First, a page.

Accreditation of laboratories to BS EN ISO/IEC 17025:2000 (General requirements for the competence of testing and calibration laboratories) is significant: clause 4.1.2 states that it is the responsibility of the laboratory to carry out its testing and calibration activities in such a way as to satisfy the needs of the client. The requirement for the laboratory to understand the client’s needs is explicit. Currently, too many clients will commission testing without discussing objectives with the laboratory. Unfortunately, the market is driven by price rather than quality and there are still laboratories that offer methods that are inappropriate. An uninformed client cannot distinguish between good and bad service providers. The introduction of MCERTS and accreditation to BS EN ISO/IEC 17025:2000 could act as a catalyst to encourage the engagement of laboratories earlier in the investigation process, thus ensuring that the laboratory methods are fit for purpose.

MCERTS does not specify the methods of analysis, and proficiency testing shows an astonishingly wide variation in results for certain parameters. This is due to the variety of methods in use and economic pressures in a market where there is over capacity, as well as poor parameter definition and lack of performance standards. Method specification through international standards is an extremely slow process and not favoured in the UK. Research has however been undertaken, funded by the Government and the Environment Agency, on appropriate methods of analysis, and the results of this research are still awaited.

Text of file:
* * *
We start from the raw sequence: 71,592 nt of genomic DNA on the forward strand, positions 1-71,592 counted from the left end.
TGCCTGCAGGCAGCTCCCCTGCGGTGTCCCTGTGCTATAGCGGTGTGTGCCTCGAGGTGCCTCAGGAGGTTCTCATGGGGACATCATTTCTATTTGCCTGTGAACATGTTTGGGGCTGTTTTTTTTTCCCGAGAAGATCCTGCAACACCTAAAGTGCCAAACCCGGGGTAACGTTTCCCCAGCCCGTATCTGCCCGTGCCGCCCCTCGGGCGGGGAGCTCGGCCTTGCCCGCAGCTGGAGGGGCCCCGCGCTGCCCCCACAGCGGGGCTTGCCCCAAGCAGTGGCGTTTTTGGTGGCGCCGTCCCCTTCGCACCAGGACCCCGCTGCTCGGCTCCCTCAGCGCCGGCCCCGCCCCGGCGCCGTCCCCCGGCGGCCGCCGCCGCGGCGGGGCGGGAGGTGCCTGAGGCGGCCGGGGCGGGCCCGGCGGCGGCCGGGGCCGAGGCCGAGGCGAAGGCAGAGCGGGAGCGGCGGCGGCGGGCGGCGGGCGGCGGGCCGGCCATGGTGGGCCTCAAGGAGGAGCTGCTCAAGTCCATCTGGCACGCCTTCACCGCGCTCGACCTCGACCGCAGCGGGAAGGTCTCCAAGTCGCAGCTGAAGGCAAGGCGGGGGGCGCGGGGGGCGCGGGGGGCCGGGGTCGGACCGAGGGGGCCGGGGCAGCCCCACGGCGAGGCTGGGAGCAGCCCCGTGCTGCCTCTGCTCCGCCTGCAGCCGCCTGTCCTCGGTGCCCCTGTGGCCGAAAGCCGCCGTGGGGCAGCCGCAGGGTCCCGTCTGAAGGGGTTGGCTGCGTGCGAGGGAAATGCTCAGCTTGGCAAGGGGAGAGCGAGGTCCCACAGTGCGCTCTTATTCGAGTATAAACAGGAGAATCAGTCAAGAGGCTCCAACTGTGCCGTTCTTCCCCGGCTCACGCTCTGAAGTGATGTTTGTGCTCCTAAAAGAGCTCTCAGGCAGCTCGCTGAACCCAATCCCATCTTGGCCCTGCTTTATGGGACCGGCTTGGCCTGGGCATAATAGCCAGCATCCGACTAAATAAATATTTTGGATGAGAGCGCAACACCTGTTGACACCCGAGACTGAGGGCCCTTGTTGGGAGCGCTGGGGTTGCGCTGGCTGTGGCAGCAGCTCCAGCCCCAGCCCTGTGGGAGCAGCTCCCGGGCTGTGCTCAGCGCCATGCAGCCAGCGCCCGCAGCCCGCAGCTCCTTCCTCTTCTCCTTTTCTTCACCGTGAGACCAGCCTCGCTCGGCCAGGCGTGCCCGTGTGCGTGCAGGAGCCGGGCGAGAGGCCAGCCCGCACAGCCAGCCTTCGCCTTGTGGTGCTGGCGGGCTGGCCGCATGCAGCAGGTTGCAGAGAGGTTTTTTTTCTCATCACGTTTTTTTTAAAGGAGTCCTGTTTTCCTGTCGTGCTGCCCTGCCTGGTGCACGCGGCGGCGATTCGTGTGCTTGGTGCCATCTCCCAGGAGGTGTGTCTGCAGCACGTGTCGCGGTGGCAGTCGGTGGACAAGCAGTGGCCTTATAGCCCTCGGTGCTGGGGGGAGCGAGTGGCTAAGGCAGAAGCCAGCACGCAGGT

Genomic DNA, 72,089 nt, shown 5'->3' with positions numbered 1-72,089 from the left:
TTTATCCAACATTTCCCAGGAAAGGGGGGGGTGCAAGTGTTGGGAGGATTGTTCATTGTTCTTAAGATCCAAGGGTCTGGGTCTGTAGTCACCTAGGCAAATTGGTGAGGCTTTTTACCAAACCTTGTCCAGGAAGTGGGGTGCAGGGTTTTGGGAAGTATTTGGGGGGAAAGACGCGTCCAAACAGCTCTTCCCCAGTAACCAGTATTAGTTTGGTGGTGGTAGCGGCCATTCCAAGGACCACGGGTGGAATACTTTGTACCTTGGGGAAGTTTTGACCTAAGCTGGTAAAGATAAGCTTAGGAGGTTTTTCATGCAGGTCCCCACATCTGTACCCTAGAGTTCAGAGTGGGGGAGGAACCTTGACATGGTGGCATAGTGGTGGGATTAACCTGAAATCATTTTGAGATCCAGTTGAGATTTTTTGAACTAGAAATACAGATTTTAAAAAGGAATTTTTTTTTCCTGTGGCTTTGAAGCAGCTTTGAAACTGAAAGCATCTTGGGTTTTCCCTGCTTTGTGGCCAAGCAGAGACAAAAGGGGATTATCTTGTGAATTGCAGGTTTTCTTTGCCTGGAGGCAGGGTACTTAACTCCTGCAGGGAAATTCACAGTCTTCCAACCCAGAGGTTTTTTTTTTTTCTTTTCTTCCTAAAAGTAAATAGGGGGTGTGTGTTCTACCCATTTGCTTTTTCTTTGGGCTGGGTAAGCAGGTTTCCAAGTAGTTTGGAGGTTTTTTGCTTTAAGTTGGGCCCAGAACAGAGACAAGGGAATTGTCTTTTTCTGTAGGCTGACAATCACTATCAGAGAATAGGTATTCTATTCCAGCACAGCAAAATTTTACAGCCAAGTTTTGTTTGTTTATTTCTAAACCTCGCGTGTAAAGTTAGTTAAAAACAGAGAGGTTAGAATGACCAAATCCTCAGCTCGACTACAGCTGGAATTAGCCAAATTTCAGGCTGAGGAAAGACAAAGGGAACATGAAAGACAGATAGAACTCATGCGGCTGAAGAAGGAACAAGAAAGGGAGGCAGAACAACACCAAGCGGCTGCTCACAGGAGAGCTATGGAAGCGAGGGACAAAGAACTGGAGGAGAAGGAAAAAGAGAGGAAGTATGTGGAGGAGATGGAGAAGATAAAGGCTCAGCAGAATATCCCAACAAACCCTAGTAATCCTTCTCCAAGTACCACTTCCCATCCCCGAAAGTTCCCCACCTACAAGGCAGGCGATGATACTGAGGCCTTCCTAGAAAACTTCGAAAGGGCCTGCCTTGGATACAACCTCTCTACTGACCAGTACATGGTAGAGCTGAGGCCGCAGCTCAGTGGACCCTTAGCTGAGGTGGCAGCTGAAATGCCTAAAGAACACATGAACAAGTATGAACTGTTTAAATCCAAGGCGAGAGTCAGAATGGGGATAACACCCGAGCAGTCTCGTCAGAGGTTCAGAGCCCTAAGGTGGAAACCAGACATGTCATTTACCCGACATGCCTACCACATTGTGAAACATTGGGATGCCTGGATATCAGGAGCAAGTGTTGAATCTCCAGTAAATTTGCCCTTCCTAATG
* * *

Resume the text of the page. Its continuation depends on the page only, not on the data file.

Finally, the risk assessment approach to contaminated land requires further guidance which has yet to be provided by the regulators, including suitability of leaching tests, bio-availability and toxicity assessments. The process of investigation and assessment is complex and potential for errors considerable, but MCERTS should at least address one part of the process and raise the importance of appropriate data.

References: Environment Agency, Performance Standard for Laboratories Undertaking Chemical Testing of Soil, May 2002, Version 1 <> UKAP, Good Regulation and Competitiveness Network – Environment Sector Study, July 2001, <> Hazel Davidson, VAM Bulletin No. 21, 1999, 4 , <>

*Note: The intention to implement to this timetable has been withdrawn to allow a more realistic timescale for the accreditation of laboratories. A statement on the EA website reads:

‘Having recently met with UKAS and discussed the concerns of a number of laboratories with respect to the timescales for compliance, the Agency has decided to revise the phased approach to implementation of its requirements to allow a longer lead in time. In addition, the Agency has decided to take this opportunity to review the detail set out in the performance standard with a view to streamlining the additional requirements over EN ISO/IEC 17025:2000 which are already assessed. We will issue a revised implementation policy and performance standard shortly. In the interim, laboratories are urged to seek the accreditation to EN ISO/IEC 17025:2000 for the chemical testing of soils which is already available.